The flight was uneventful. There was turbulence en route but not as vicious as I recall previously. There was a time, 2013, I was flying to NZ and the drinks trolley had got to my row with the Air Steward about to pour drinks when a random act of extreme turbulence hit the plane, it was the Boeing 380, and anyone who had been poured a drink watched as the liquid left their plastic glass and decorated the overhead compartment above them. I still have fits of giggles thinking about it. There would have been vocal sounds as well. Thank goodness for autopilot!
I dozed on board from KL and missed the start of daylight over Australia. There was time for breakfast but I did not fancy noodles, I’d already had similar a few hours before. What might have appealed to me had been taken. New Zealand was only an hour away; maybe there will be food available when I wanted it like now at the Managed Isolation. I had reset my watch from British time to read 13 hours ahead of summertime GMT. That was a mistake and for a few hours in NZ, I thought we had arrived an hour later than planned and I would have to wait a few hours for dinner. I was about to enter Managed Isolation where my day was managed.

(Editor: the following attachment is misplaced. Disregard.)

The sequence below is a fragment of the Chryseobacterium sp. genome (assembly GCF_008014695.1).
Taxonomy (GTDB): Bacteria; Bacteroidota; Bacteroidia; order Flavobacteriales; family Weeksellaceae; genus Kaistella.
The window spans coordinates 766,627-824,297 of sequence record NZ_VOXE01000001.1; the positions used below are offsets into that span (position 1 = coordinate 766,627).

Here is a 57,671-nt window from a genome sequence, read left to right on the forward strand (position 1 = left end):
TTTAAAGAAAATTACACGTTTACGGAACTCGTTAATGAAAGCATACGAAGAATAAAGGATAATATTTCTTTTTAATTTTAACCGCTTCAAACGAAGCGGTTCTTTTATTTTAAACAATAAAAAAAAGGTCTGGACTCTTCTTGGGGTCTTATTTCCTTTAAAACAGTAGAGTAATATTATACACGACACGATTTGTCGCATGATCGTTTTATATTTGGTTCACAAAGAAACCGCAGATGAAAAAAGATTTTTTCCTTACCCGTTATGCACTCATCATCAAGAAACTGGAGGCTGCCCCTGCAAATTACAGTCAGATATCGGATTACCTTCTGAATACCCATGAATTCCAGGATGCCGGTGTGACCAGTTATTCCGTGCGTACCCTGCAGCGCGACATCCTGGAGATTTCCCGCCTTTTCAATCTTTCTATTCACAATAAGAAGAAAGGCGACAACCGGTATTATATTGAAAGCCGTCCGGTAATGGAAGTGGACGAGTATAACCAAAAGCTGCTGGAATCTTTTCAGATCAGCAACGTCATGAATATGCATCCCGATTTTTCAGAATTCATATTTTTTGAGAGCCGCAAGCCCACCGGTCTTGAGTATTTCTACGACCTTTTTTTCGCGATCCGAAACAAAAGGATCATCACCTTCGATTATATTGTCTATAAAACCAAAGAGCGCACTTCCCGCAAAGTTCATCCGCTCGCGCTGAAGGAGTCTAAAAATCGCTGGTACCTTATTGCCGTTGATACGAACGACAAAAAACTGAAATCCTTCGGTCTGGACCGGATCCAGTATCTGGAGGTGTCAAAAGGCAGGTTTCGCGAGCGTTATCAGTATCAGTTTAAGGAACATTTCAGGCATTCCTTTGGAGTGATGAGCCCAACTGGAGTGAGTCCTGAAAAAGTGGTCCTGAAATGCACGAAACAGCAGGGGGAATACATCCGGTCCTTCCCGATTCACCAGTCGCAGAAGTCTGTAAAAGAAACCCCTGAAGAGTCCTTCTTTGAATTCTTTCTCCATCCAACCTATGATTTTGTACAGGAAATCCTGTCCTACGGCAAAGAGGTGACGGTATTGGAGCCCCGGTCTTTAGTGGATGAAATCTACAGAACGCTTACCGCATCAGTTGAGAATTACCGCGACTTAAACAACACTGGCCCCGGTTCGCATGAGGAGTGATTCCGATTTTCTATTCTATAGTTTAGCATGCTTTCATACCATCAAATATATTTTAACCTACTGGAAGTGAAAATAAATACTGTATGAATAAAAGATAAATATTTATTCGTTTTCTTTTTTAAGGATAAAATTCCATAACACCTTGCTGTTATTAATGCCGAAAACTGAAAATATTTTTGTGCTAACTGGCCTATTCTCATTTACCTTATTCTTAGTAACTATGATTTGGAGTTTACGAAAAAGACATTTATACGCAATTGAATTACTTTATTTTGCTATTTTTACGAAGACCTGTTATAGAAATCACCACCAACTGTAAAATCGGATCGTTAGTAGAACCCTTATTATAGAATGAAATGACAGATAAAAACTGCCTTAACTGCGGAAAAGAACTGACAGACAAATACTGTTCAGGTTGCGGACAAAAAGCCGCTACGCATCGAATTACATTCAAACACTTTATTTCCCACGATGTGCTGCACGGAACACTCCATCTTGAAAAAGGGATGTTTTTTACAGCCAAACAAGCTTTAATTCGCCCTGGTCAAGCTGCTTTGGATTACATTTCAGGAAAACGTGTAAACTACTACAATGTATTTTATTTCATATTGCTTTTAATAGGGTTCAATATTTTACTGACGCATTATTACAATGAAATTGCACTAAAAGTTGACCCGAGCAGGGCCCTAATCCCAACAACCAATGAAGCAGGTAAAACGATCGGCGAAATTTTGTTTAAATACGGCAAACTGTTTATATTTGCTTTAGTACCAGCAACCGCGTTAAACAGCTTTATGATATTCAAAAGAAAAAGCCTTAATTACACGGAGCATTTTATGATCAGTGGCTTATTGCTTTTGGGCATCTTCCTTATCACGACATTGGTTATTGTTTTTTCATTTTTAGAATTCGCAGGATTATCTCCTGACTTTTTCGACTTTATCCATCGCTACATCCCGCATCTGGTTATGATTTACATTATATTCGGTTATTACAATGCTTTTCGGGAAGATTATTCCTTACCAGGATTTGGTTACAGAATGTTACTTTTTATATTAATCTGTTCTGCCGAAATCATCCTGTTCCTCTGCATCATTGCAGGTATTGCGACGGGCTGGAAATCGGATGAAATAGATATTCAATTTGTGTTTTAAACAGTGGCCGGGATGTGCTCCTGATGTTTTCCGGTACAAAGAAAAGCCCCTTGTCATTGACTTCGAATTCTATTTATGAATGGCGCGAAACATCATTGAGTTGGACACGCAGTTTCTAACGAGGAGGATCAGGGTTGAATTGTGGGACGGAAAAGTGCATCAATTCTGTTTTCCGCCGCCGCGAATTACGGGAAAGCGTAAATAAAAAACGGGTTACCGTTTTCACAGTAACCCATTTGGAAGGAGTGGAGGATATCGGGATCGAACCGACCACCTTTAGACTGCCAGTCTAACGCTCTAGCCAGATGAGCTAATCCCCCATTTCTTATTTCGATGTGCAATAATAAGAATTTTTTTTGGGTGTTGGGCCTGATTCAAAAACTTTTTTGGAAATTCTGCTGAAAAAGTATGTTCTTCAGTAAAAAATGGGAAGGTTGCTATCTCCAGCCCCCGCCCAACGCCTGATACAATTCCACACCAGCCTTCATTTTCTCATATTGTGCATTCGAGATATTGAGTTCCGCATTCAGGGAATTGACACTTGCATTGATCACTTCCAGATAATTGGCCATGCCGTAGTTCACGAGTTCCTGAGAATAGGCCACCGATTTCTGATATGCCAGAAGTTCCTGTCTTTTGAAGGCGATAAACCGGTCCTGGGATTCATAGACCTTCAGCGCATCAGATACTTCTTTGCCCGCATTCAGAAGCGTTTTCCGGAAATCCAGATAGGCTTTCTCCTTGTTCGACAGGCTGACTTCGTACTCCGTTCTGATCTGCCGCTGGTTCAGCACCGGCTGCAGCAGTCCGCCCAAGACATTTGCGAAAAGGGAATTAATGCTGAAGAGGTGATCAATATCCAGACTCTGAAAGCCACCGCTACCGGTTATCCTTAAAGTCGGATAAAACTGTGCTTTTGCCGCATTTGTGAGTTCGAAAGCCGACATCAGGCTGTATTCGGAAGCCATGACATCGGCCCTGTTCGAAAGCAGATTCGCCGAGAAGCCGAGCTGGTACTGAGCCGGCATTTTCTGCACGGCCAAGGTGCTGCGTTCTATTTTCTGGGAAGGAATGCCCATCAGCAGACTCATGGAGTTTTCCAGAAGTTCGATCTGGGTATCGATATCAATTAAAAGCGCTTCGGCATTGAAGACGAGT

15 ½ hrs after leaving Dubai EK448 landed at Auckland Airport. I walked, steadily, to Immigration. The Duty-Free shops, for last-minute purchases, were nonexistent and the familiar lane choices for Immigration were gone. Everyone and there weren’t a lot of passengers, had to wait. As soon as a space became available body temperature reading was taken by thermometer ‘gun’ -a light shining on your forehead or was it your ear, and a verbal symptom checklist to answer. The Immigration Officer did Passport control. I have an NZ Passport and the officer told me it hadn’t been signed. Like dropping my mobile phone face down on the tiled floor I was told that often people forget to sign their passport. I’ve learnt that dropping your mobile phone and shattering its screen is common. Anyway, I did say to the Immigration Official that I didn’t think anyone looked like me, she agreed but said I still had to sign my passport and to do it now.